I haven't decided which among Sanglaan and Engkwentro is my pick for the top film of Cinemalaya Cinco. I need to catch up again with Engkwentro. But, if I were to choose my favorite movie, then it will have to be Sanglaan. It is one of the best multi-character films done the Cinemalaya way.
The well-written characters are portrayals of people we ordinarily bumped into in the streets of Metro Manila. A greencard holder named Olivia (Tessie Tomas) manages a small pawnshop. She refuses to go to the United States because she'll probably end up as nanny of her grandchildren. Helping her at the pawnshop is an adoptive family member, Amy (Ina Feleo). The pawnshop's security guard named Kanor Sevilla (Jess Evardone) and his wife Esing (Flor Salanga) subleases an apartment. Their current tenant is Amy's high-school crush, David Santillan (Joem Bascon). He is a seaman waiting for a call to go onboard a ship. The last, but not the least, character is loan shark Henry (Ryan Neil Sese), an ardent admirer of Amy.
With this film, Ina Feleo might as well be tagged as princess of proletarian romances. She portrays Amy, a devoted romance pocketbook reader and sentimental appraiser at the pawnshop. Just when she gets close to the boy of her dreams, fate intervenes. In a nod to the film Endo, romantic affair must give way once more to port calls and dollars. Ordinary employees and wage-earners sometimes end up forgoing their romantic dreams because they barely make enough money for their own expenses. When they do go out on dates, a simple bowl of noodles is accepted main course for cash-strapped employees.
Director and co-scriptwriter Milo Sogueco has an observant eye. He knows the aspirations and dreams of ordinary Filipinos. He essays their close family relationships and their fondness for eating. The film's most memorable scene involves Olivia preparing a snack called ginataang bilo-bilo. When Amy arrived, Olivia serves her a bowl of the snack. Audience starts to expect something like an apology because of an earlier rift, or a chat about Olivia's possible departure for the USA. Sogueco brilliantly turns the scene into a priceless portrait of family bonding. Amy gets confirmation that she is not just an ordinary employee. She is a well-loved member of Olivia's family.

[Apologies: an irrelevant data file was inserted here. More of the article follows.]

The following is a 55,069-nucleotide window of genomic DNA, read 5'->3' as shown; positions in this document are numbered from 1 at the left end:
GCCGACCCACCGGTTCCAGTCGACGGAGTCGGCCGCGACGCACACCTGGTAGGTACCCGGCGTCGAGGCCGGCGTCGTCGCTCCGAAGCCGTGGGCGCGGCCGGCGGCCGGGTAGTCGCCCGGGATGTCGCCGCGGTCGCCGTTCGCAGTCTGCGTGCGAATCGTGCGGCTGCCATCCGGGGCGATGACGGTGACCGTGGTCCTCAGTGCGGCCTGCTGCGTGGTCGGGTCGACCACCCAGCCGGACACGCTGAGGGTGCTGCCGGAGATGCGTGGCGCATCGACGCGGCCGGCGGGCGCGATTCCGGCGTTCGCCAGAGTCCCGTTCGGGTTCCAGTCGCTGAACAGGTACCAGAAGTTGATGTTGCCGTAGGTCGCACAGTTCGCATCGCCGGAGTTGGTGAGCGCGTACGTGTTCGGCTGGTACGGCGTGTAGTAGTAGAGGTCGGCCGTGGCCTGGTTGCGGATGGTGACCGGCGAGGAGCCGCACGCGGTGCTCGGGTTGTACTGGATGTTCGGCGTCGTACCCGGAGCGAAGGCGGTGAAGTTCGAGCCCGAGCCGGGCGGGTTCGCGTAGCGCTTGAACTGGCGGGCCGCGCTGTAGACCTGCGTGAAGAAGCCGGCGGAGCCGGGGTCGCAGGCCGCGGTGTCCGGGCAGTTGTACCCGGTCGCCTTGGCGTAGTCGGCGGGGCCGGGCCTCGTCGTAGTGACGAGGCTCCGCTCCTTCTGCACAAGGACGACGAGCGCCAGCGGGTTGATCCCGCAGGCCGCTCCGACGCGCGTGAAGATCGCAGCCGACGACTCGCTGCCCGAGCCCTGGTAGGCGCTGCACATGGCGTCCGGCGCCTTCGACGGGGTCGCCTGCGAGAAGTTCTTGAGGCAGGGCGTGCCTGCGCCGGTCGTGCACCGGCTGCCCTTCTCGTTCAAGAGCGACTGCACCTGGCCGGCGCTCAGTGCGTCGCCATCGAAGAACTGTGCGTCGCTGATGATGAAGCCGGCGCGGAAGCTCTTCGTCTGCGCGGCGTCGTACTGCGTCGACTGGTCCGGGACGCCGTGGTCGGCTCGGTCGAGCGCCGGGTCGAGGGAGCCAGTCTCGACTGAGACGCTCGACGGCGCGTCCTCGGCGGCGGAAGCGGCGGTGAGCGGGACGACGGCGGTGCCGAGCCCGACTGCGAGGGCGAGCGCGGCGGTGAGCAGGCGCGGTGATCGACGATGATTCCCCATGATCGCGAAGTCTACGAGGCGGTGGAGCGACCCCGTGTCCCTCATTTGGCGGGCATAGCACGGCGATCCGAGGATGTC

Filipinos endure life's trials and tribulations. They survive because of the love and support from family members and extended kin. That love is the reason why Filipinos value things given by their family members. Appraiser Amy goes out of her way to raise funds needed to get back the pawned ring of David. Kanor seeks money in order to get back a pawned television. How deep is Filipinos' love for their kin? Deep enough for them to sacrifice a kidney.
There is something that prevents people from being bowled over by the film. They tend to admire the film but can't seem to pick it as one of the best full-length features of Cinemalaya Cinco. The film seems too bland for their tastes. Parang kulang sa patis.
But, I think there will be others who will be raving over the comforting warmth of Sanglaan. I loved this little gem of a film. It reminds me of a Ma Mon Luk meal with family members and loved ones. Simple but fulfilling. Bland but warms the heart. Inexpensive but elicits priceless images of love and family bonding.